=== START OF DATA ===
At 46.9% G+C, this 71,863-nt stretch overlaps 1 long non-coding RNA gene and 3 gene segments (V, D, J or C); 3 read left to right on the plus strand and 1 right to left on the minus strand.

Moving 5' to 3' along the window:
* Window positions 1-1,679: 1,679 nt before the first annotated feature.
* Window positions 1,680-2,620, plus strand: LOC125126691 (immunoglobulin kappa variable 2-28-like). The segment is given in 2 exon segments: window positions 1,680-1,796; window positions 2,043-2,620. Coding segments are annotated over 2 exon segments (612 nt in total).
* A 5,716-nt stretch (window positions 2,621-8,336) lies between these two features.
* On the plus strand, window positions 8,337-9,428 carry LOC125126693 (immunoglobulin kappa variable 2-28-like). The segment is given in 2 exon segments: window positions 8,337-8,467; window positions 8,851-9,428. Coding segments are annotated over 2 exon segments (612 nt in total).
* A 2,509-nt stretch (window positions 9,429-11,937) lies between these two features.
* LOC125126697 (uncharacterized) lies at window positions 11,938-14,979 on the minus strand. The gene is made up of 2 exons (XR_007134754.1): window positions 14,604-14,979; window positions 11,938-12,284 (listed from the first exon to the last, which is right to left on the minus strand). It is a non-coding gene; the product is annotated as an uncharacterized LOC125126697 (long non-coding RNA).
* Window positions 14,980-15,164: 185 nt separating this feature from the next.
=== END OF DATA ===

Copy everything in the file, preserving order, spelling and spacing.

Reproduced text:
At 46.9% G+C, this 71,863-nt stretch overlaps 1 long non-coding RNA gene and 3 gene segments (V, D, J or C); 3 read left to right on the plus strand and 1 right to left on the minus strand.

Moving 5' to 3' along the window:
* Window positions 1-1,679: 1,679 nt before the first annotated feature.
* Window positions 1,680-2,620, plus strand: LOC125126691 (immunoglobulin kappa variable 2-28-like). The segment is given in 2 exon segments: window positions 1,680-1,796; window positions 2,043-2,620. Coding segments are annotated over 2 exon segments (612 nt in total).
* A 5,716-nt stretch (window positions 2,621-8,336) lies between these two features.
* On the plus strand, window positions 8,337-9,428 carry LOC125126693 (immunoglobulin kappa variable 2-28-like). The segment is given in 2 exon segments: window positions 8,337-8,467; window positions 8,851-9,428. Coding segments are annotated over 2 exon segments (612 nt in total).
* A 2,509-nt stretch (window positions 9,429-11,937) lies between these two features.
* LOC125126697 (uncharacterized) lies at window positions 11,938-14,979 on the minus strand. The gene is made up of 2 exons (XR_007134754.1): window positions 14,604-14,979; window positions 11,938-12,284 (listed from the first exon to the last, which is right to left on the minus strand). It is a non-coding gene; the product is annotated as an uncharacterized LOC125126697 (long non-coding RNA).
* Window positions 14,980-15,164: 185 nt separating this feature from the next.